© 1996, Astronomical Society of the Pacific, 390 Ashton Avenue, San Francisco, CA 94112.
Two years ago, the Clementine space probe snatched this picture of the Moon as lit not by direct sunlight, but by reflected sunlight from Earth. The bright crater near the top is Tycho. Photo courtesy of Naval Research Laboratory.
by Neil F. Comins, University of Maine
How many times during the school day do you hear questions of the form, "Well, what if?'' Judging from my oldest son, asking such questions is a common and powerful tool that children use to explore nature and life. Adults play the what-if game, too. The only difference is that we grown-ups do it unconsciously, hundreds of times every day. "What if I don't go shopping today?'' "What if I accept that new job?'' "What if I let Tom have the car tonight?'' Such questions enable us to review our options. Because we are rarely conscious of asking, What if? we do not make as complete use of our conclusions as we would if we actively thought about our thinking.
In 1990, a colleague, David Batuski, came into my office and observed that we science educators are always looking at the world from the same old perspectives. I suggested that we try to look at the world differently. A deafening silence followed for several minutes. After all, it takes a while to inventory all the normal ways one thinks; trying to find alternative viewpoints is indeed a challenge. And then, unexpectedly, my son's what-if questions percolated into my consciousness. It was an epiphany.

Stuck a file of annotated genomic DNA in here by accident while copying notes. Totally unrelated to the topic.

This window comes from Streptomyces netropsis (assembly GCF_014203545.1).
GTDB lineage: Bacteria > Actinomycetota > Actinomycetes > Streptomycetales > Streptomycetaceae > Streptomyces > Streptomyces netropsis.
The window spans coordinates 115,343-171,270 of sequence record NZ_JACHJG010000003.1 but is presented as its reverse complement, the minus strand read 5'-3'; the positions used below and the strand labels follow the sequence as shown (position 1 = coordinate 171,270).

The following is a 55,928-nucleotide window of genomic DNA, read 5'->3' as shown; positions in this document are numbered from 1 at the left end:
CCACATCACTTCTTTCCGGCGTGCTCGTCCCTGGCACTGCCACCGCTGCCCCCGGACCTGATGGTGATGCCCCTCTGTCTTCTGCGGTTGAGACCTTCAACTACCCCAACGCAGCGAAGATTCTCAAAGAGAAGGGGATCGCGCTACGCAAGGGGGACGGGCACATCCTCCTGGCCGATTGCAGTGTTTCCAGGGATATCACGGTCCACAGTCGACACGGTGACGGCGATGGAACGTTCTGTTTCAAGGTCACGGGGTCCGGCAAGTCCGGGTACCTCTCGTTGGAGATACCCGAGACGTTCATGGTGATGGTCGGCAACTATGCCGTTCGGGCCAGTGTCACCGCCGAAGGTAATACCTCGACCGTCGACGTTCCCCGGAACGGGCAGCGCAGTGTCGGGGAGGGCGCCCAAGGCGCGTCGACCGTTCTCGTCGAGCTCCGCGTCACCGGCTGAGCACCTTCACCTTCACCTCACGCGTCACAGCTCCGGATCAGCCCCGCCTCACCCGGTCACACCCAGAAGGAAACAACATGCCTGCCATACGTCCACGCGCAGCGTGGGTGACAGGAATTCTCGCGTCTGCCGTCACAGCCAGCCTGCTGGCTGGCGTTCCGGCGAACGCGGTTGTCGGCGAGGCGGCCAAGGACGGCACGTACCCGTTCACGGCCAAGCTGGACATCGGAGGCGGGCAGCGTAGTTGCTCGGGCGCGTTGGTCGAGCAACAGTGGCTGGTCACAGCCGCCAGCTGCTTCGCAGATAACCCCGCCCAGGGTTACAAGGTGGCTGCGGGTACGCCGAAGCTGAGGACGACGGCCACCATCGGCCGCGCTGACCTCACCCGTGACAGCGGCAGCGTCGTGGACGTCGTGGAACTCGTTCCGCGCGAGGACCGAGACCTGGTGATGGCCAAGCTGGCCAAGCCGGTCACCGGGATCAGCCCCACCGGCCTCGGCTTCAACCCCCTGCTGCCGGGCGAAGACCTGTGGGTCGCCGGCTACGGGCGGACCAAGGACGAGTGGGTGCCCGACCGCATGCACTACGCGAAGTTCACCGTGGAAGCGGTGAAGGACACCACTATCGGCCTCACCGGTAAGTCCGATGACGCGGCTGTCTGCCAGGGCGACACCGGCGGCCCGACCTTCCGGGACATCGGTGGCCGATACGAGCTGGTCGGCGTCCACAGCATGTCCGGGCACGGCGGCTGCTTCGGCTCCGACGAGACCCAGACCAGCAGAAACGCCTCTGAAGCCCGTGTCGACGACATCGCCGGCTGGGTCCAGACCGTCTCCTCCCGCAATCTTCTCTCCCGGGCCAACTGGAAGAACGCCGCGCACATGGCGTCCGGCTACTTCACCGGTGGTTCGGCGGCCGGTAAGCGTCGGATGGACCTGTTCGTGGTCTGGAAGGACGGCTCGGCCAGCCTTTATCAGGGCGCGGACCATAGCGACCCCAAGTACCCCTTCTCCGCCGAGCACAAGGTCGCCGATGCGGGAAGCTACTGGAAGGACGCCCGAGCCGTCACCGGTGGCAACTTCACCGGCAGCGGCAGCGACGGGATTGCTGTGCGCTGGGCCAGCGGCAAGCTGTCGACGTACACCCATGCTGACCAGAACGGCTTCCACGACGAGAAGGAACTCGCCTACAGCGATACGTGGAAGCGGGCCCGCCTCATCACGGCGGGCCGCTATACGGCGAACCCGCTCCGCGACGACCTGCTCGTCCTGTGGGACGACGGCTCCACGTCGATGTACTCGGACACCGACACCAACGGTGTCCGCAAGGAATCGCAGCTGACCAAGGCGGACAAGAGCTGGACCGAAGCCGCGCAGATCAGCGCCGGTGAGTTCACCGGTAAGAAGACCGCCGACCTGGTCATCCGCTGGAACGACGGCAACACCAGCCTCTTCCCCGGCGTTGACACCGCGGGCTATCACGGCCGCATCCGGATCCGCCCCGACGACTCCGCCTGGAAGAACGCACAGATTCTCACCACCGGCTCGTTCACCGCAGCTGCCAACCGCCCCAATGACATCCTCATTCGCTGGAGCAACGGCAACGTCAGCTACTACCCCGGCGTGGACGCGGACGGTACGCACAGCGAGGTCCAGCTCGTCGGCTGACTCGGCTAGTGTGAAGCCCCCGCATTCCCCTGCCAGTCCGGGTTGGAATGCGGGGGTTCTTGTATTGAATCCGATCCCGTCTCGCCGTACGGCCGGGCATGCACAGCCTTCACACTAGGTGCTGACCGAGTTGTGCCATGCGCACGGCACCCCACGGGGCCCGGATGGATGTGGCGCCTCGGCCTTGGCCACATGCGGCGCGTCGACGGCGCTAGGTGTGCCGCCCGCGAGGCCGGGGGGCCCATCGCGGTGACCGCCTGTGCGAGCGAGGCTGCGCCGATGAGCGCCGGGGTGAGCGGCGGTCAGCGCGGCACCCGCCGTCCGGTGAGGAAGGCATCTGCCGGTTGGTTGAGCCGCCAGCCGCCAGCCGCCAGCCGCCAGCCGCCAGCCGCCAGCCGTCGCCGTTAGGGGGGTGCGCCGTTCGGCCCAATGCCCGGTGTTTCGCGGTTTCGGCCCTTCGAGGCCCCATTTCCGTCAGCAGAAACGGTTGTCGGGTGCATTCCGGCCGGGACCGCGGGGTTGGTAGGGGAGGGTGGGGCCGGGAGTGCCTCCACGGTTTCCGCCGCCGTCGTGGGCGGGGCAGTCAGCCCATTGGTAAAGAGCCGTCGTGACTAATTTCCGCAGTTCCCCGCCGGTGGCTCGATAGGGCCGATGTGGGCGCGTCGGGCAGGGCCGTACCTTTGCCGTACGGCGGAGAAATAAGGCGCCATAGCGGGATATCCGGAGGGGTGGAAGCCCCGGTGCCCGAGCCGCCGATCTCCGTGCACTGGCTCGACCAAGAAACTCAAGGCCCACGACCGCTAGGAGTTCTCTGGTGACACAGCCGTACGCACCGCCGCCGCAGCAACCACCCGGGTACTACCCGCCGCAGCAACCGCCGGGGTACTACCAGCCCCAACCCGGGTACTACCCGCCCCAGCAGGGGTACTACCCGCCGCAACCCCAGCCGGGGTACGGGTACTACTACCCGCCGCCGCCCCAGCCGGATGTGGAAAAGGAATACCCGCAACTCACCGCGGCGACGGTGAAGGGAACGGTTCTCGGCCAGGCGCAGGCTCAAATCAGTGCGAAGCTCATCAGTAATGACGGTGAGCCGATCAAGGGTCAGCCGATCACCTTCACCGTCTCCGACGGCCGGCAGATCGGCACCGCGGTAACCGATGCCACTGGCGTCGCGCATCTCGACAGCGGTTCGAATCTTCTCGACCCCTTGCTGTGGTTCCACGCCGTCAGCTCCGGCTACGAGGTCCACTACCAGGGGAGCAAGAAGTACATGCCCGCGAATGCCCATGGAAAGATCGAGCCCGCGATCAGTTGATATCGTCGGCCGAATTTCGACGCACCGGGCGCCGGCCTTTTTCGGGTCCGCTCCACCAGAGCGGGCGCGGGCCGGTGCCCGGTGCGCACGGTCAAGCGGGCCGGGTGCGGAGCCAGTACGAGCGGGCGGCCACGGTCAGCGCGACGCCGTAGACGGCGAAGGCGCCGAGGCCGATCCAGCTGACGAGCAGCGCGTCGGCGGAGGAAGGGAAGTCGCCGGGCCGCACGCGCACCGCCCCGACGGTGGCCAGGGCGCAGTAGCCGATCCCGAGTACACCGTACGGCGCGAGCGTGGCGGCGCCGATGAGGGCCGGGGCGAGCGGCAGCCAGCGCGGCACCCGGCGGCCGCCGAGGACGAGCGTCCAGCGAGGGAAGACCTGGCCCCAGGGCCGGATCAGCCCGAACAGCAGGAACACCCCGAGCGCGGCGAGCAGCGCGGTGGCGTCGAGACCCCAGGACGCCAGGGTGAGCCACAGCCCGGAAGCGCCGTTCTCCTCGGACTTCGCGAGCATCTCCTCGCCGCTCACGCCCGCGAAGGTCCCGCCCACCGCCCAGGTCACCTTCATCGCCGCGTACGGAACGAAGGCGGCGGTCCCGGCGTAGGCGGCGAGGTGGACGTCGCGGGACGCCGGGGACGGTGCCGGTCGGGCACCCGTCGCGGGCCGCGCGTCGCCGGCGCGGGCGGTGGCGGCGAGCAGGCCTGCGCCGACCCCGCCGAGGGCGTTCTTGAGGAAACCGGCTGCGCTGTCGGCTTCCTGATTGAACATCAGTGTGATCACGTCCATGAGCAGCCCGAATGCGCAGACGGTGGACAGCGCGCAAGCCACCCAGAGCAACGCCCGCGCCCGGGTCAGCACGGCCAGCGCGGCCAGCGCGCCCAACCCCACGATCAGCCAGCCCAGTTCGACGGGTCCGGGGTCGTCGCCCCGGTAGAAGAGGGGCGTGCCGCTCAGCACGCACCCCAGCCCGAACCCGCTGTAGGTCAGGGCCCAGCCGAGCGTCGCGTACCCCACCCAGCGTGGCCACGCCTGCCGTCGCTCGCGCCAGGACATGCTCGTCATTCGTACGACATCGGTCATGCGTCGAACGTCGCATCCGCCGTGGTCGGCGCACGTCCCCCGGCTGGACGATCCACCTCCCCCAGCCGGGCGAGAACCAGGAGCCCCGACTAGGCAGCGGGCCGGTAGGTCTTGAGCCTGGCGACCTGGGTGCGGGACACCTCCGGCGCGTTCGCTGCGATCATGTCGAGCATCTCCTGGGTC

"All right,'' I said. "What if the Moon didn't exist? What would the Earth be like?'' We had only a few minutes to discuss it before a student dropped by, but that was enough. I was hooked. Asking such questions and using solid scientific reasoning to answer them lead to incredible insights about the natural world. Between 1991 and 1993, I wrote a series of articles for Astronomy magazine exploring a few different changes in Earth's astronomical environment and the likely results of those changes. These articles led to the publication of my book What If the Moon Didn't Exist? Voyages to Earths That Might Have Been (New York: HarperCollins, 1993).
How can what-if questions become a catalyst for scientific discovery in the classroom? In what follows, I present a sample scenario, some typical student responses, and a scientific analysis.
Out With the Tide
In each what-if scenario, I make one change in Earth's environment and then consider the implications of that change. In this example, I form a world identical to Earth -- except that it never acquired a Moon. I call the new world Solon to emphasize its solo existence. To understand how Solon would differ from Earth, we need to know how the Moon is affecting Earth today and, working back in time, deduce its effects over the Earth's lifetime. The most obvious effect that the Moon has on Earth is to produce tides (see figure 1). Tides don't just lift boats and uncover clam flats; they have caused profound changes to our world.
Watching the tides roll away. These pictures show low (right) and high (left) tides at Bar Harbor, Maine. The tides are one of the most important ways that the Moon affects life on Earth. They are the result of the fact that the Moon's gravitational pull does not affect all parts of Earth equally: The lunar gravity exerts a stronger pull on the parts of Earth that are closer to the Moon. This tugs the oceans ever so slightly toward the Moon. The effect is small -- it lifts the surface of the ocean by less than 1 meter -- but enough to create a wave that travels around the globe as Earth rotates. As this wave enters shallow coastal waters, it increases in size. Photos courtesy of John Neff, University of Iowa.